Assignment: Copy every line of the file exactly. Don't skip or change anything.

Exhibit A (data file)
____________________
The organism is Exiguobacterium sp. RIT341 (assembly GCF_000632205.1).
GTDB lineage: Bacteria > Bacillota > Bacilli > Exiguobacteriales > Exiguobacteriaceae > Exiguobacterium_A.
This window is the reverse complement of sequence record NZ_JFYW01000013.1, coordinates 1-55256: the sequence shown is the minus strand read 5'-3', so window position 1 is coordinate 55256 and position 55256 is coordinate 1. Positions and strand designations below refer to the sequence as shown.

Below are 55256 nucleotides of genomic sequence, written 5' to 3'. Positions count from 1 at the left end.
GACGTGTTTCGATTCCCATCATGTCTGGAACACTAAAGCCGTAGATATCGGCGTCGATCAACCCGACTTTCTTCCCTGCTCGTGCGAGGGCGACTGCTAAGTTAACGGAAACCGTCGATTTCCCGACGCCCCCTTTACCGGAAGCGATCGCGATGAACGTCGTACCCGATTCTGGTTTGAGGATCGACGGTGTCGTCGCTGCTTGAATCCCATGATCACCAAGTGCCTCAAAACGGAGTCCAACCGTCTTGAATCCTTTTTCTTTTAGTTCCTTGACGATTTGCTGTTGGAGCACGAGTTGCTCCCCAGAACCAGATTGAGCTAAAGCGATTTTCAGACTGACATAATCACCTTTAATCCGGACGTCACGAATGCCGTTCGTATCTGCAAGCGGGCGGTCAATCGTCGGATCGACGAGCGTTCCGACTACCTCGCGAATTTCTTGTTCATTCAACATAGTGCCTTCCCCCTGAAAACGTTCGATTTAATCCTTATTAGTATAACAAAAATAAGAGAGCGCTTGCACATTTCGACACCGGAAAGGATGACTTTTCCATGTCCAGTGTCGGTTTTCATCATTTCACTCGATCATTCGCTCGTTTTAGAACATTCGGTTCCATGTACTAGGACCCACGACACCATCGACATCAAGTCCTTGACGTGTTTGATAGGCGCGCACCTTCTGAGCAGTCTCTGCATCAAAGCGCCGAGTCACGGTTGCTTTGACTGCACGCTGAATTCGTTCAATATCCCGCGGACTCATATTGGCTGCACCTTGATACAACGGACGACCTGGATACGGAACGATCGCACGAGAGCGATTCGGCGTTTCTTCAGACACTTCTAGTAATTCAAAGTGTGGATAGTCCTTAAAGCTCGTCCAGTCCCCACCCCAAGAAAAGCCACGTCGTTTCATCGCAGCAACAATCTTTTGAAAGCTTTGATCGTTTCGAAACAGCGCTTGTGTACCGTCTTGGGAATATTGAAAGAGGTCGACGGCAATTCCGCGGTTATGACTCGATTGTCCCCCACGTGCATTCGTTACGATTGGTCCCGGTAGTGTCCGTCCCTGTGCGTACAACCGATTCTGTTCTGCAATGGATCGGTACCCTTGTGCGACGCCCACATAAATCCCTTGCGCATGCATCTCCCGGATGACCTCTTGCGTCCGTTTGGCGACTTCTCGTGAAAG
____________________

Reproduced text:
The organism is Exiguobacterium sp. RIT341 (assembly GCF_000632205.1).
GTDB lineage: Bacteria > Bacillota > Bacilli > Exiguobacteriales > Exiguobacteriaceae > Exiguobacterium_A.
This window is the reverse complement of sequence record NZ_JFYW01000013.1, coordinates 1-55256: the sequence shown is the minus strand read 5'-3', so window position 1 is coordinate 55256 and position 55256 is coordinate 1. Positions and strand designations below refer to the sequence as shown.

Below are 55256 nucleotides of genomic sequence, written 5' to 3'. Positions count from 1 at the left end.
GACGTGTTTCGATTCCCATCATGTCTGGAACACTAAAGCCGTAGATATCGGCGTCGATCAACCCGACTTTCTTCCCTGCTCGTGCGAGGGCGACTGCTAAGTTAACGGAAACCGTCGATTTCCCGACGCCCCCTTTACCGGAAGCGATCGCGATGAACGTCGTACCCGATTCTGGTTTGAGGATCGACGGTGTCGTCGCTGCTTGAATCCCATGATCACCAAGTGCCTCAAAACGGAGTCCAACCGTCTTGAATCCTTTTTCTTTTAGTTCCTTGACGATTTGCTGTTGGAGCACGAGTTGCTCCCCAGAACCAGATTGAGCTAAAGCGATTTTCAGACTGACATAATCACCTTTAATCCGGACGTCACGAATGCCGTTCGTATCTGCAAGCGGGCGGTCAATCGTCGGATCGACGAGCGTTCCGACTACCTCGCGAATTTCTTGTTCATTCAACATAGTGCCTTCCCCCTGAAAACGTTCGATTTAATCCTTATTAGTATAACAAAAATAAGAGAGCGCTTGCACATTTCGACACCGGAAAGGATGACTTTTCCATGTCCAGTGTCGGTTTTCATCATTTCACTCGATCATTCGCTCGTTTTAGAACATTCGGTTCCATGTACTAGGACCCACGACACCATCGACATCAAGTCCTTGACGTGTTTGATAGGCGCGCACCTTCTGAGCAGTCTCTGCATCAAAGCGCCGAGTCACGGTTGCTTTGACTGCACGCTGAATTCGTTCAATATCCCGCGGACTCATATTGGCTGCACCTTGATACAACGGACGACCTGGATACGGAACGATCGCACGAGAGCGATTCGGCGTTTCTTCAGACACTTCTAGTAATTCAAAGTGTGGATAGTCCTTAAAGCTCGTCCAGTCCCCACCCCAAGAAAAGCCACGTCGTTTCATCGCAGCAACAATCTTTTGAAAGCTTTGATCGTTTCGAAACAGCGCTTGTGTACCGTCTTGGGAATATTGAAAGAGGTCGACGGCAATTCCGCGGTTATGACTCGATTGTCCCCCACGTGCATTCGTTACGATTGGTCCCGGTAGTGTCCGTCCCTGTGCGTACAACCGATTCTGTTCTGCAATGGATCGGTACCCTTGTGCGACGCCCACATAAATCCCTTGCGCATGCATCTCCCGGATGACCTCTTGCGTCCGTTTGGCGACTTCTCGTGAAAG